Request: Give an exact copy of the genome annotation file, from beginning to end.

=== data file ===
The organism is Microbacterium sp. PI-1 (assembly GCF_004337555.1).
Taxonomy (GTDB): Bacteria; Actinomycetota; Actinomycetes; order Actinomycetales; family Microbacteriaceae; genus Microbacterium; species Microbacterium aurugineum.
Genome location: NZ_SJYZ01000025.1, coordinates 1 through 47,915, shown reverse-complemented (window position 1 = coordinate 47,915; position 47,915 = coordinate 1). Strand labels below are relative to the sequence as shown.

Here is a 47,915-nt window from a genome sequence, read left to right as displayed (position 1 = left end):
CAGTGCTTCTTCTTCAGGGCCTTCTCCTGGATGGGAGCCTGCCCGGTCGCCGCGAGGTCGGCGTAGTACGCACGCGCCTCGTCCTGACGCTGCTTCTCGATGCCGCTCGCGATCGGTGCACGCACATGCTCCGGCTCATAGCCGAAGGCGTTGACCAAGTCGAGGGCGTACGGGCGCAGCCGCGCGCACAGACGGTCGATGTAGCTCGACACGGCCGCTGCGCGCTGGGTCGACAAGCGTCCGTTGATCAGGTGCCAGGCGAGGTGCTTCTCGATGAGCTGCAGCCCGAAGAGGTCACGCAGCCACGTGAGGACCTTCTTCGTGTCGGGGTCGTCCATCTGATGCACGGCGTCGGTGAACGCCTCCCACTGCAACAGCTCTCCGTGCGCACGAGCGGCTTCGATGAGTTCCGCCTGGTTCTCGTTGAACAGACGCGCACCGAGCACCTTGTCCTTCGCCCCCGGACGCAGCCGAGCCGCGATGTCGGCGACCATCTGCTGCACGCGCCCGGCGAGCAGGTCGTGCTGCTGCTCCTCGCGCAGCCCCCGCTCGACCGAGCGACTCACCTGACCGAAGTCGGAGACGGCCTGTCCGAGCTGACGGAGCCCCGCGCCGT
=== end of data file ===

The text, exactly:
The organism is Microbacterium sp. PI-1 (assembly GCF_004337555.1).
Taxonomy (GTDB): Bacteria; Actinomycetota; Actinomycetes; order Actinomycetales; family Microbacteriaceae; genus Microbacterium; species Microbacterium aurugineum.
Genome location: NZ_SJYZ01000025.1, coordinates 1 through 47,915, shown reverse-complemented (window position 1 = coordinate 47,915; position 47,915 = coordinate 1). Strand labels below are relative to the sequence as shown.

Here is a 47,915-nt window from a genome sequence, read left to right as displayed (position 1 = left end):
CAGTGCTTCTTCTTCAGGGCCTTCTCCTGGATGGGAGCCTGCCCGGTCGCCGCGAGGTCGGCGTAGTACGCACGCGCCTCGTCCTGACGCTGCTTCTCGATGCCGCTCGCGATCGGTGCACGCACATGCTCCGGCTCATAGCCGAAGGCGTTGACCAAGTCGAGGGCGTACGGGCGCAGCCGCGCGCACAGACGGTCGATGTAGCTCGACACGGCCGCTGCGCGCTGGGTCGACAAGCGTCCGTTGATCAGGTGCCAGGCGAGGTGCTTCTCGATGAGCTGCAGCCCGAAGAGGTCACGCAGCCACGTGAGGACCTTCTTCGTGTCGGGGTCGTCCATCTGATGCACGGCGTCGGTGAACGCCTCCCACTGCAACAGCTCTCCGTGCGCACGAGCGGCTTCGATGAGTTCCGCCTGGTTCTCGTTGAACAGACGCGCACCGAGCACCTTGTCCTTCGCCCCCGGACGCAGCCGAGCCGCGATGTCGGCGACCATCTGCTGCACGCGCCCGGCGAGCAGGTCGTGCTGCTGCTCCTCGCGCAGCCCCCGCTCGACCGAGCGACTCACCTGACCGAAGTCGGAGACGGCCTGTCCGAGCTGACGGAGCCCCGCGCCGT